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Barrymore announced on Sept. 10 that “The Drew Barrymore Show” would restart production amid writer and actor strikes that led to protests and demonstrations by the Writers Guild of America outside her New York studio last week.
Writers have been on strike for more than four months, campaigning for better pay and protection in the streaming era. The Screen Actors Guild launched its own strike in July over similar issues, including better residual pay from streaming services. The “Drew Barrymore Show” employs three WGA writers, all of whom demonstrated outside the show’s tapings last week.
“I really hope we get an industry-wide solution soon,” Barrymore wrote on Instagram on Sunday. Barrymore’s representatives did not immediately respond to a request for comment.
Originally CBS he announced in early September, Barrymore’s show will return for a new season with a September 18 premiere date. A CBS Media spokesperson said Sunday that the company stands with Barrymore.
“We support Drew’s decision to put the show’s return on hold and understand how complex and difficult the process has been for her,” a spokesperson said.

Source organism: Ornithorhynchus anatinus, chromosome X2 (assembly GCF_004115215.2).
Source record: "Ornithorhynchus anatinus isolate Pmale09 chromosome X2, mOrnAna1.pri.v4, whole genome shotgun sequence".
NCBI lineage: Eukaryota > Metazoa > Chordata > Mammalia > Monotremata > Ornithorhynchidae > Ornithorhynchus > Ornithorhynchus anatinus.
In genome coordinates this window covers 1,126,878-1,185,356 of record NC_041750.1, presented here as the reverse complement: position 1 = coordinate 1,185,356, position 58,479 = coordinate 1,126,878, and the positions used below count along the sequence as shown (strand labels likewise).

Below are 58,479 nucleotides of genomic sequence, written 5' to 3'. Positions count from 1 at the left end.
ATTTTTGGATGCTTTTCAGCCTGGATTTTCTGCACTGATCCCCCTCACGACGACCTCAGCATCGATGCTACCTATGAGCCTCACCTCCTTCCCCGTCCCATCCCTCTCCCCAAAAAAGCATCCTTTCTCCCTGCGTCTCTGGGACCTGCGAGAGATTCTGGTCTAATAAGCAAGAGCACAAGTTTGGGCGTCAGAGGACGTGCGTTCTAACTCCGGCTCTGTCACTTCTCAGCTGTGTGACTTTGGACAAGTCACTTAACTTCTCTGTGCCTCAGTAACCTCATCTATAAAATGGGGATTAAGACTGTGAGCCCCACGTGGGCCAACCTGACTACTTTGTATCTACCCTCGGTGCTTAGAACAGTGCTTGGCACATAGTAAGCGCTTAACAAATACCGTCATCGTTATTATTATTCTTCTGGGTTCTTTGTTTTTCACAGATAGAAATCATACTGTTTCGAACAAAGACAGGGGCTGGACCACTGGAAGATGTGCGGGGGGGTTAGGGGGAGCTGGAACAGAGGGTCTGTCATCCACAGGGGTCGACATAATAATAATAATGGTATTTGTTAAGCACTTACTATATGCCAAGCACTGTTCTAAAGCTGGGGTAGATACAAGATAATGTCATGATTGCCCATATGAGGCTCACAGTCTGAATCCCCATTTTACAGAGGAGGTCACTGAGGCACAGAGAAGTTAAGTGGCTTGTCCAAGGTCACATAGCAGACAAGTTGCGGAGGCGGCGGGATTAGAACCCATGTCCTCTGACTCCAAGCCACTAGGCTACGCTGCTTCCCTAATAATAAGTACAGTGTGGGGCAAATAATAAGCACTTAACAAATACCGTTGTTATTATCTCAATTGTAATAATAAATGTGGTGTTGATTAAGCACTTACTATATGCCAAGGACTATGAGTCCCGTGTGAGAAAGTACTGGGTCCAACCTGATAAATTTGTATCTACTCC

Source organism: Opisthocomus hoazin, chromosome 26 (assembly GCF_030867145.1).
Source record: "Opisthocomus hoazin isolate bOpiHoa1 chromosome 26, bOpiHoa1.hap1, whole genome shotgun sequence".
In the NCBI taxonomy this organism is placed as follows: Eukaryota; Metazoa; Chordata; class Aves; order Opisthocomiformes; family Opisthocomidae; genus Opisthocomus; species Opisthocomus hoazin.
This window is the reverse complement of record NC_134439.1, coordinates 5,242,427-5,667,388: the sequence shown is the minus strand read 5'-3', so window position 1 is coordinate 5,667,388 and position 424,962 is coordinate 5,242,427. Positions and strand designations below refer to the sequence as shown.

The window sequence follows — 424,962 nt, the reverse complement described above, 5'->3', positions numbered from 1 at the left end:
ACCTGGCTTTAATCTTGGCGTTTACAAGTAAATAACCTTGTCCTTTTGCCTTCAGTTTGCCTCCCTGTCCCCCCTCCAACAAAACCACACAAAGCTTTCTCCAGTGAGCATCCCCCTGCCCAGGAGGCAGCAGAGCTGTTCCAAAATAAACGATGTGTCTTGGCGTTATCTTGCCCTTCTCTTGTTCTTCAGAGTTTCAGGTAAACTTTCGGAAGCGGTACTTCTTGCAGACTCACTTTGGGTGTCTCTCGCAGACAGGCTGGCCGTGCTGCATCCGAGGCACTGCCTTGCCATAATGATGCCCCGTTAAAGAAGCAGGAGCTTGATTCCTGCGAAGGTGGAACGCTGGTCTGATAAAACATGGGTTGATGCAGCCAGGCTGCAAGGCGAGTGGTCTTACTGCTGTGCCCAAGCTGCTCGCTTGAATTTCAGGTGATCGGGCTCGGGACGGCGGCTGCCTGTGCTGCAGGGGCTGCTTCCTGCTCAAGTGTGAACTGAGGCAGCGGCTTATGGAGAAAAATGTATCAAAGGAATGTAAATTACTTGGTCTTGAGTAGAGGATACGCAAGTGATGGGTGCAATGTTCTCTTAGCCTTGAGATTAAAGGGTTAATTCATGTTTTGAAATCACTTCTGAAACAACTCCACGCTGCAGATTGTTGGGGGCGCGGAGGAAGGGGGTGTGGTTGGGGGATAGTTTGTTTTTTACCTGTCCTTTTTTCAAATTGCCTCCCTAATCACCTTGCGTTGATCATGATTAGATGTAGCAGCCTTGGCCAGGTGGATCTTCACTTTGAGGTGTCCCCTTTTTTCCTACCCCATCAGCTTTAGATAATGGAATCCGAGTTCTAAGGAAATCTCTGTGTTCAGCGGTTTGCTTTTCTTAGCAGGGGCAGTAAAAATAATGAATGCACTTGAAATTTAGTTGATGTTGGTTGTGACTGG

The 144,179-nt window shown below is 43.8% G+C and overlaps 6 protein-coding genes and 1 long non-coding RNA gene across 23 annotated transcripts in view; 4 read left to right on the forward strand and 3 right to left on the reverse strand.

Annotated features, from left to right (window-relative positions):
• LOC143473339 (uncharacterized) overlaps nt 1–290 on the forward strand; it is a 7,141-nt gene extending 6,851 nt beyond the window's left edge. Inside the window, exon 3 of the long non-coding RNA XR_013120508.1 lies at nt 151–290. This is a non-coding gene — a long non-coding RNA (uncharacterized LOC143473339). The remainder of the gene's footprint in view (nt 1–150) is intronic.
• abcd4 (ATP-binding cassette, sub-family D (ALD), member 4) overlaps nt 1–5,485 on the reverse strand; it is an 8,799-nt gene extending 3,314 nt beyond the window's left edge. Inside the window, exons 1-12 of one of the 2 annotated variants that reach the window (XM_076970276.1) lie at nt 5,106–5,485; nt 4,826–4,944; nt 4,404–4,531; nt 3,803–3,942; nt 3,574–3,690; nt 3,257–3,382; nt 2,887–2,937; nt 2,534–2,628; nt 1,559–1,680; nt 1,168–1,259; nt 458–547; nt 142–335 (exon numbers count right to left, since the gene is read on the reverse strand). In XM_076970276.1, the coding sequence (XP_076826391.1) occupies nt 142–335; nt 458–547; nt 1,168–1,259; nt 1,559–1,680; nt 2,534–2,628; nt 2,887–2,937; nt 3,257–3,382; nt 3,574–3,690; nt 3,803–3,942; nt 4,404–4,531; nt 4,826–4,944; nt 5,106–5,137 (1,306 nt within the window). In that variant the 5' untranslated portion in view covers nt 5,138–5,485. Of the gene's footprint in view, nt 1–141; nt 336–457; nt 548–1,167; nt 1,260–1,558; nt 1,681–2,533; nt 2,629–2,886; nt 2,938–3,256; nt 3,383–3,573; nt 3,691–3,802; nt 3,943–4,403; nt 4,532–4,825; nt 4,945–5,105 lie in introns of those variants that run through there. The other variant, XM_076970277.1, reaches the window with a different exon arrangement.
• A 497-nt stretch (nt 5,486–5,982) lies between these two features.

As filming took place Monday and Tuesday, attendees said they were greeted by protesters and WGA protesters who chanted phrases like “CBS! You’re a mess!” and “We expect more – more from Drew Barry!” Some audience members were presented with WGA support badges. According to multiple newstwo Barrymore fans wearing WGA badges were asked to leave the taping for security reasons.
“Gilda has and will continue to pick up the pickets that are in production during the strike.” Any writing on ‘The Drew Barrymore Show’ is against WGA rules,” the site posted WGA East Instagram account he said last week.
Her decision to resume the production also prompted the National Book Awards to withdraw its invitation to Barrymore to host the next ceremony. Writers took to social media to criticize Barrymore for going ahead with the recording. In May, Barrymore refused to host the MTV Movie and TV Awards in support of the strike.
Despite the strike, a number of daytime talk shows, including “The View,” remained in production. Similarly, “Danger!” announced in August that it would return with recycled questions for its 40th season.
Last week, “The Jennifer Hudson Show” and “The Talk” he announced he returns during the strike shortly after Barrymore makes up his mind. It is not clear whether these shows will also suspend production.